Marijuana and Cannabis News
Never mind that, even as cannabis usage rates have skyrocketed, the ratio of schizophrenics in the population has remained constant at one or two percent for the past 60 years. Never mind that no human beings were involved in the tests, and never mind that no marijuana was used, either.
Researchers from Eli Lilly and the University of Bristol in the U.K. gave rats "a drug that mimics THC" (a synthetic analogue, in other words, not THC itself), then forced the stoned rodents to find their way through maze, reports Kristen Philipkoski at Gizmodo (who, incidentally, did a much better job of reporting on the study than did witless Tamara at the Daily Mail).
The scientists seem to make a lot of the fact that cannabis "disrupts the same parts of the brain as the psychotic illness, those associated with memory and decision-making," because it seemed to disrupt brain waves that typically coordinate across the hippocampus and prefrontal cortex.
But as dire as that sounds, so does caffeine, yet we don't see scare headlines about coffee, and we don't see a War On Coffee putting people in cages for drinking it, either.
|University of Bristol|
|Dr. Matt Jones|
All that didn't stop Dr. Matt Jones, the lead author of the study, from chewing up the scenery and offering all sorts of dramatic, red-meat quotables to the British tabloid press.
"Cannabis is making normal people behave more like schizophrenia patients when they take it and that's something they should bear in mind," Dr. Jones claimed. "Previous studies have shown a link but we didn't have this level of detail."
"What we have shown is that the brain waves which process information and share it with other regions of the rain become desynchronized like parts of an orchestra playing out of synch," Dr. Jones claimed.
"Cannabis has a docile reputation in the drug world," Dr. Jones said. "Most people would accept that cannabis users are not at their sharpest and might have subtle impairments in memory or decision making but sometimes small doses of the ingredient can cause psychiatric episodes similar to schizophrenia."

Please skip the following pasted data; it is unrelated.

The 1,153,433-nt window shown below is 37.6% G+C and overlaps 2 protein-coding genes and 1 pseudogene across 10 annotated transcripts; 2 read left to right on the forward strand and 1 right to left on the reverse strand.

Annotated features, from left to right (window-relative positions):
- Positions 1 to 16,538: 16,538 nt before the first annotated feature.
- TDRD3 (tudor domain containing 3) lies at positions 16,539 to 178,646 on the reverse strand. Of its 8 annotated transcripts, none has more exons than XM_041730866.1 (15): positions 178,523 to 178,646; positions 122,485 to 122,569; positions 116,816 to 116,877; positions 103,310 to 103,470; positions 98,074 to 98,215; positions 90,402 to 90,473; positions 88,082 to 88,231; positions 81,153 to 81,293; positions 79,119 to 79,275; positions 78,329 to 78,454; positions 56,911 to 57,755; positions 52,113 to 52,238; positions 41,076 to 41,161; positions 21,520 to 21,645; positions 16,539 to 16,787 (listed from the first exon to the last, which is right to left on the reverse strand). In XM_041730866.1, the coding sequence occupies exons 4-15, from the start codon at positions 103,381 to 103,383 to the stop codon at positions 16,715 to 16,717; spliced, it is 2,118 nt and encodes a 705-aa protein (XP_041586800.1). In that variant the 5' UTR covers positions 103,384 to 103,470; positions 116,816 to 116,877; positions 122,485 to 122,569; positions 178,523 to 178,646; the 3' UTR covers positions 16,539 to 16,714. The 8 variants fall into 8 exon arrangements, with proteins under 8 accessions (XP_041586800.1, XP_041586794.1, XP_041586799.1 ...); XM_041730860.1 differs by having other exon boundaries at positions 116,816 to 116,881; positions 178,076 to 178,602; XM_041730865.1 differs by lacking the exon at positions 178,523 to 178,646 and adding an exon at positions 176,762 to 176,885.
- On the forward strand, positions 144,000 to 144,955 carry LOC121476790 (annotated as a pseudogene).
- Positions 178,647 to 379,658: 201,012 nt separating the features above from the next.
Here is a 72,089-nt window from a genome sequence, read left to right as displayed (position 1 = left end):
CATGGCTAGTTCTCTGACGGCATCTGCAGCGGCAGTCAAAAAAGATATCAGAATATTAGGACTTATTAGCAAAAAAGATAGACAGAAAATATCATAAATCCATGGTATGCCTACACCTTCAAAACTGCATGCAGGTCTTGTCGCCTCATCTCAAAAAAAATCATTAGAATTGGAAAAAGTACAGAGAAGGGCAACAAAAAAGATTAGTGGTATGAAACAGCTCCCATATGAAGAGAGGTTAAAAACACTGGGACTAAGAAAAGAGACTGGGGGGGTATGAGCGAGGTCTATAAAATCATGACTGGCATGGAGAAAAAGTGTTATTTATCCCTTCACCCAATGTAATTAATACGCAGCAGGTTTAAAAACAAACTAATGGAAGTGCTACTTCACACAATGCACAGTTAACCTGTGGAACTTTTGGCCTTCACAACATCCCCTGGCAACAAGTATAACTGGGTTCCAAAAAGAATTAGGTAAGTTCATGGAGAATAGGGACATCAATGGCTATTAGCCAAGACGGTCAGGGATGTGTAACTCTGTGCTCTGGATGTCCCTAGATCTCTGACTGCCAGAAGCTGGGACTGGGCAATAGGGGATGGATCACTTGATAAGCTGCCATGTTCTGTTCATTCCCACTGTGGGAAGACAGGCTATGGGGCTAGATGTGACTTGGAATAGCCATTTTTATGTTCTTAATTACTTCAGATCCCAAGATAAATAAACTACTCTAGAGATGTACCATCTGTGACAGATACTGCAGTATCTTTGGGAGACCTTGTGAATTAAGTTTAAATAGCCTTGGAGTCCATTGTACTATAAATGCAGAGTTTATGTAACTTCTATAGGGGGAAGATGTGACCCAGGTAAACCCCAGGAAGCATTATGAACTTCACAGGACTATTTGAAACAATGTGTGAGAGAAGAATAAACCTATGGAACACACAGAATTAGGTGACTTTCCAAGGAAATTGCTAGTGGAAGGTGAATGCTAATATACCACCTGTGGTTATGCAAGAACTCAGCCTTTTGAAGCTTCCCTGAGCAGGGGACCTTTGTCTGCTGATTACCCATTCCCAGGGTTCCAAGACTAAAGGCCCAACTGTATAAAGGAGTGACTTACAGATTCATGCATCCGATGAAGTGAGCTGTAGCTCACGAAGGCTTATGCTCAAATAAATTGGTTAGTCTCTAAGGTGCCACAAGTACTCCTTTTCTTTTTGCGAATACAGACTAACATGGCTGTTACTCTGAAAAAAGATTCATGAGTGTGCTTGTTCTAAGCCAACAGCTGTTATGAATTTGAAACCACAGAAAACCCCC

That is, of course, if you're a rat, and you're being injected with a synthetic THC analogue, and it doesn't contain any of the other natural phytocannabinoids found in cannabis, which have a quite different effect when taken in combination -- that is to say in natural plant form -- rather than singly and in synthetic form.
What both Dr. Jones and the Daily Mail have done here is to make an enormous leap. On the one hand, comparing synthetic THC impairment in rats to the impairment of schizophrenia isn't that wild a connection -- but to make the leap from there to "one joint can cause schizophrenia" is where we a storming the gates of La-La Land.
|Apparently we haven't come that far from 1936.|
(Dude may know a lot about rats and their brains, but he apparently knows fuck-all about cannabis.)
In any event, the researchers' study was published Tuesday in the Journal of Neuroscience, and they say they hope more research can help them develop treatments which could help people with mental illnesses.
That's all well and good -- we always need more effective treatment for mental illness, including cannabis-based drugs.
But just think about it: If pot caused schizophrenia, with today's usage rates we'd have an epidemic of schizophrenia the likes of which the world has never seen. Mental health facilities would be overwhelmed with vast hordes of drooling, gibbering potheads.
Empirical data do not support the investigators' hypothesis that smoking marijuana is associated either with increased rates of schizophrenia or other illnesses among the general public.
"Projected trends for schizophrenia incidence have not paralleled trends in cannabis use over time," admitted scientists who did another marijuana/schizophrenia study back in 2007.
Two years after that study, a team of researchers at the Keele University Medical School once and for all put the "pot and mental illness link" to the test. Writing in the scientific journal Schizophrenia Research, they compared long-term trends in marijuana use and incidences of schizophrenia and/opr psychoses in the U.K.
What did they find?
"[T]he expected rise in diagnoses of schizophrenia and psychoses did not occur over a 10 year period," the researchers concluded. "This study does not therefore support the specific causal link between cannabis use and incidence of psychotic disorders. ... This concurs with other reports indicating that increases in population cannabis use have not been followed by increases in psychotic incidence."
Any existing correlation between marijuana use and schizophrenia is likely due to the fact that schizophrenics tend to self-medicate with cannabis to mitigate their already-present symptoms.
Bottom line, unless you're a lab rat shooting up synthetic THC, you can go back to what you were doing and ignore this latest dose of idiotic Reefer Madness.
If you'd like to encourage Dr. Matt Jones to be a little more circumspect about dramatizing and misrepresenting his research next time, his email is Matt.Jones@bristol.ac.uk.